Want to write stories for Young Adults?  Hard to blame you.  It’s a large market, and some authors have become successful in aiming for it.  If you, like J. K. Rowling, happen to write a YA story that also appeals to adults, then your story’s market is that much bigger.

Perhaps your purpose in writing YA stories is more complex than a direct desire for money or fame.  One web commenter has suggested writer Robert Heinlein wrote YA (then called ‘juvenile’) novels to shape a young audience, to prepare readers for later buying his brand of adult novels.  If true…wow!  That’s thinking ahead!

Whatever your reason for wanting to write for it, the YA market is an interesting one.  It took until about 1900, several hundred years after the first printed books, for the following confluence of events to make a YA market possible:  (1) the price of books dropped to be within a teen’s budget, (2) teen buying power rose so they could afford books, and (3) teens weren’t working so long and had available time to read.  Once the market emerged, authors began aiming for it.

What are YA stories like, and how do they differ from other genres?  Young adults, as an audience, are leaving the comfortable world of childhood and ready to experience adulthood.  They’re curious about it, anxious to try things.  Fiction gives them a safe opportunity to “try” things in a vicarious way.  They’ve grown beyond simple, moralistic tales.  They crave stories with identifiable, strong but vulnerable characters–complex characters who aren’t all good or all bad.  A good, solid plot-line is more important to them now than it was in the children’s books they no longer read.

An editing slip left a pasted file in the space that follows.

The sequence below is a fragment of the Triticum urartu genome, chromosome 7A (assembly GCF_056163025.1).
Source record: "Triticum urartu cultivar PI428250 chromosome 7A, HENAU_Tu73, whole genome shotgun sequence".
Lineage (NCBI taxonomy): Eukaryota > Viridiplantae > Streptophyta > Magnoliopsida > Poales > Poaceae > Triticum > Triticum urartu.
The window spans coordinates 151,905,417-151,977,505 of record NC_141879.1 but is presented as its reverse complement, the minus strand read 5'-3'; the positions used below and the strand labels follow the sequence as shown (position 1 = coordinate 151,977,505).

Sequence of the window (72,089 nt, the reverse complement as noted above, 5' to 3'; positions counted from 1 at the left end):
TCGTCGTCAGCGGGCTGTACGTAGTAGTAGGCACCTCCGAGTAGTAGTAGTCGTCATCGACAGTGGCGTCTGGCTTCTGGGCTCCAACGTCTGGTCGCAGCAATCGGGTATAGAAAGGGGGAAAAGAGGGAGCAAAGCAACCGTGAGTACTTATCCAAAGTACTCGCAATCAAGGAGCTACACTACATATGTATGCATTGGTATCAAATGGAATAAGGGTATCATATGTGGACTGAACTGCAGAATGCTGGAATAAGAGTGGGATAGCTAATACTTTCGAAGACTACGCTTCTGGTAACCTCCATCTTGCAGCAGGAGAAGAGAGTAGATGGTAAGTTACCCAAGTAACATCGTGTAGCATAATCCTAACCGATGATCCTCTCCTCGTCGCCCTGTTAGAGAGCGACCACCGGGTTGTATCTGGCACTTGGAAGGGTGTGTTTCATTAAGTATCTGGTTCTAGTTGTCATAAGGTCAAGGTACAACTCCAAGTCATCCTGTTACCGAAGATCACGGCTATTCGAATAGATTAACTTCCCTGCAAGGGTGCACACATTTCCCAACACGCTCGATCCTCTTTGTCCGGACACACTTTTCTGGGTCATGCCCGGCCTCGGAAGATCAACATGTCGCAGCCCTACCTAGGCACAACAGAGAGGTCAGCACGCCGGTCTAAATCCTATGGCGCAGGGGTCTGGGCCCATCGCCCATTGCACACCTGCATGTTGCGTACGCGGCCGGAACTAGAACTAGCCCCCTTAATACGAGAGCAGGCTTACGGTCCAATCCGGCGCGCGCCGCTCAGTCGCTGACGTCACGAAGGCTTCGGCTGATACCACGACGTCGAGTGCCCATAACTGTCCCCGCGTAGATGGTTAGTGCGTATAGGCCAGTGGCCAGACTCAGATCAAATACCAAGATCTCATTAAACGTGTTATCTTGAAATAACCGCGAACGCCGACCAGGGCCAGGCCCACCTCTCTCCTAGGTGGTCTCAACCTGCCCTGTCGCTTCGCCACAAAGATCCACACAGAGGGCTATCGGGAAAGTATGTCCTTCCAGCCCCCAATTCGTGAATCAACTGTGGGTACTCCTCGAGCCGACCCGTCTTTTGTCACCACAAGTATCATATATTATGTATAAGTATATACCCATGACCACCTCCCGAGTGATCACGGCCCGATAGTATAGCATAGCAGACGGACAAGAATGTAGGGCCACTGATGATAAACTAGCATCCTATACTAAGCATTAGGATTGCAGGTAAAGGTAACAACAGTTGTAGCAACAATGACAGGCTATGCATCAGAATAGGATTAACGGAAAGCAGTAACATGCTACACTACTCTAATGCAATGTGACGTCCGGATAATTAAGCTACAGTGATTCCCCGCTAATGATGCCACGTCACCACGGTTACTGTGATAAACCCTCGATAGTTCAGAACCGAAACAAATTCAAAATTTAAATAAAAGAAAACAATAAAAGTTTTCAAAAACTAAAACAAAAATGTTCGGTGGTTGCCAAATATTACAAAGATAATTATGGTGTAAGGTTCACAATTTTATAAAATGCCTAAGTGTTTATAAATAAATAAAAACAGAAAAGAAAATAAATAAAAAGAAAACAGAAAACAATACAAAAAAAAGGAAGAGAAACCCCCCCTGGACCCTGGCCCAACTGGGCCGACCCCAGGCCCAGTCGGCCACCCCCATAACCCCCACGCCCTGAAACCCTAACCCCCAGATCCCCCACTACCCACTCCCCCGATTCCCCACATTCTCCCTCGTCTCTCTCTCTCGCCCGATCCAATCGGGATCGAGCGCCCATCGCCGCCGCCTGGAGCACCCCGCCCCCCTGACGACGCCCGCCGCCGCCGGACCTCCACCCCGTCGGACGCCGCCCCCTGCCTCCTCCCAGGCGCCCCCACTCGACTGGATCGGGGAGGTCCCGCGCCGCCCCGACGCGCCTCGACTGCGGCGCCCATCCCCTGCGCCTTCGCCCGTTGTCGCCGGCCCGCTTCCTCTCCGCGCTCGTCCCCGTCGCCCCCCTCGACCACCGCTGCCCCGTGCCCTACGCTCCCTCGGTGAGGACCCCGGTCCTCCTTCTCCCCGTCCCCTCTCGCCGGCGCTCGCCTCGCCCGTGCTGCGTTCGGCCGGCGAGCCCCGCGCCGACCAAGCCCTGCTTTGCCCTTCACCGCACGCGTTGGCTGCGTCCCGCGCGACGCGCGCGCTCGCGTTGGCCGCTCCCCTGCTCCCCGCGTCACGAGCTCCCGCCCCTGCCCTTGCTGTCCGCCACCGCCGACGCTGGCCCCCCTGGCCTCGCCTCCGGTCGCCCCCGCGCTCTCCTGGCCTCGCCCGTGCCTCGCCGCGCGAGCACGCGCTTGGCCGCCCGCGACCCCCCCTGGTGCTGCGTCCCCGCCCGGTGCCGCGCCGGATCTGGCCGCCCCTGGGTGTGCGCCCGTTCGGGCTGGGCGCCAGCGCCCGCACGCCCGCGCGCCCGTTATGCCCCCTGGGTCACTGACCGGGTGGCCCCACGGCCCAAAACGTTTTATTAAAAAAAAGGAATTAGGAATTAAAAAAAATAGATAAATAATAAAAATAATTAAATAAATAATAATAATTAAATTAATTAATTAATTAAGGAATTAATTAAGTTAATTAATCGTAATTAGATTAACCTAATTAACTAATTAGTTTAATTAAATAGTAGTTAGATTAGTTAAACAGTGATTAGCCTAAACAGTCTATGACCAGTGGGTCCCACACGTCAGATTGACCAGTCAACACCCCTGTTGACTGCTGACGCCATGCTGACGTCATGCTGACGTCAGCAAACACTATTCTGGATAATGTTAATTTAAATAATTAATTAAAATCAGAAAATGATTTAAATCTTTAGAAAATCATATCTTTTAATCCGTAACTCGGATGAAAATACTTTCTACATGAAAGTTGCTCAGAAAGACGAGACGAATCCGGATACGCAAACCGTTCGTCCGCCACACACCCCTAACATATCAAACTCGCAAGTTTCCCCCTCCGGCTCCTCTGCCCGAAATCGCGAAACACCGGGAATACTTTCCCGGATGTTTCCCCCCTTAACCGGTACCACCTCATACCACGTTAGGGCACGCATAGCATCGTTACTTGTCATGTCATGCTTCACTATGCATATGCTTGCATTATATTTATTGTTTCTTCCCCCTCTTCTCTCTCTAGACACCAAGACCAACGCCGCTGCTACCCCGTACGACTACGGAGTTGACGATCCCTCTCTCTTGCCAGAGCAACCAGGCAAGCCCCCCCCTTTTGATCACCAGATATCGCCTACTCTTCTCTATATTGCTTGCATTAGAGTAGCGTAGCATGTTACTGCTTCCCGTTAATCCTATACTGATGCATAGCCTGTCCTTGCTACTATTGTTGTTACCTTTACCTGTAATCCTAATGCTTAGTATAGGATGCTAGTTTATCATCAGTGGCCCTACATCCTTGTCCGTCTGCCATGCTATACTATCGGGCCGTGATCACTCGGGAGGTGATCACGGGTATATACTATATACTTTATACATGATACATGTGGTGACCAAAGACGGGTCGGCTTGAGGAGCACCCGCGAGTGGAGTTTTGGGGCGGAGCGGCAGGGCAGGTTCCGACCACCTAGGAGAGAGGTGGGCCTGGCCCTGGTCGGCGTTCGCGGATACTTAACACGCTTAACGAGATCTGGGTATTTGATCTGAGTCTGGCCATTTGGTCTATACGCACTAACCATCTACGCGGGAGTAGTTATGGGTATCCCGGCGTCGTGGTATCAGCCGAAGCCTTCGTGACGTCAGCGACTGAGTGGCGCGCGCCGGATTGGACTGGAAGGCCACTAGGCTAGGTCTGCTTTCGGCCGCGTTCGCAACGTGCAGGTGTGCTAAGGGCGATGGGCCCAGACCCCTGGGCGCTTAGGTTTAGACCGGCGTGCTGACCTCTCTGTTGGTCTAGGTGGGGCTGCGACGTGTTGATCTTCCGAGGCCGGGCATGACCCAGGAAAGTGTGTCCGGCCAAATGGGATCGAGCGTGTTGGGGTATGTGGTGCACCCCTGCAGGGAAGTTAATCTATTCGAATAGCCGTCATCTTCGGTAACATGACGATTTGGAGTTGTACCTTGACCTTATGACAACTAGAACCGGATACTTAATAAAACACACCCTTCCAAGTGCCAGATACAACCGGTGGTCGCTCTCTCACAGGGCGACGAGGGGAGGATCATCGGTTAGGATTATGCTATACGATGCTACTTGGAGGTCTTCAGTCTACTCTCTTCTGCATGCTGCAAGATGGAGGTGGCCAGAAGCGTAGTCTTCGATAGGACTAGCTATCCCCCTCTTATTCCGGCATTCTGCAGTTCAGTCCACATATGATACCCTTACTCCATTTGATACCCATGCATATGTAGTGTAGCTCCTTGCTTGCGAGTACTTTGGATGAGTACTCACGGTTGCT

In short, YA stories are very similar to those written for adults.  I thought I’d read once where Robert Heinlein had said writing for juveniles (the old term for YA) was just like writing for adults except you take out all the sex and swearing.  I can’t find that quote now, but it would need amending anyway.  Notice Heinlein had no problem with violence in YA stories, and that remains true.  As for sex, it’s probably best to leave out graphic descriptions, but don’t pretend the act doesn’t exist.  As for swearing, it’s my guess that mild swearing is acceptable in YA literature these days.

How do you write for the YA market?  I think it’s important to think back to your own teen years and pull what you recall from those experiences.  Remember when the world was new to you, when all your emotions were intense ones, when you longed to be accepted and wondered if there were others like you, wondered if you’d find even one special person for you?  Pick a protagonist who is aged a few years older than your target audience, either in the late teens or early twenties.  Don’t talk down to your readers; they’re old enough to look up words they don’t understand.  Don’t set out to write a moralistic story of instruction; teens are quick to spot a lecture and, frankly, they get enough of those from their parents.  They’re not about to shell out good money and spend their time reading a sermon from you.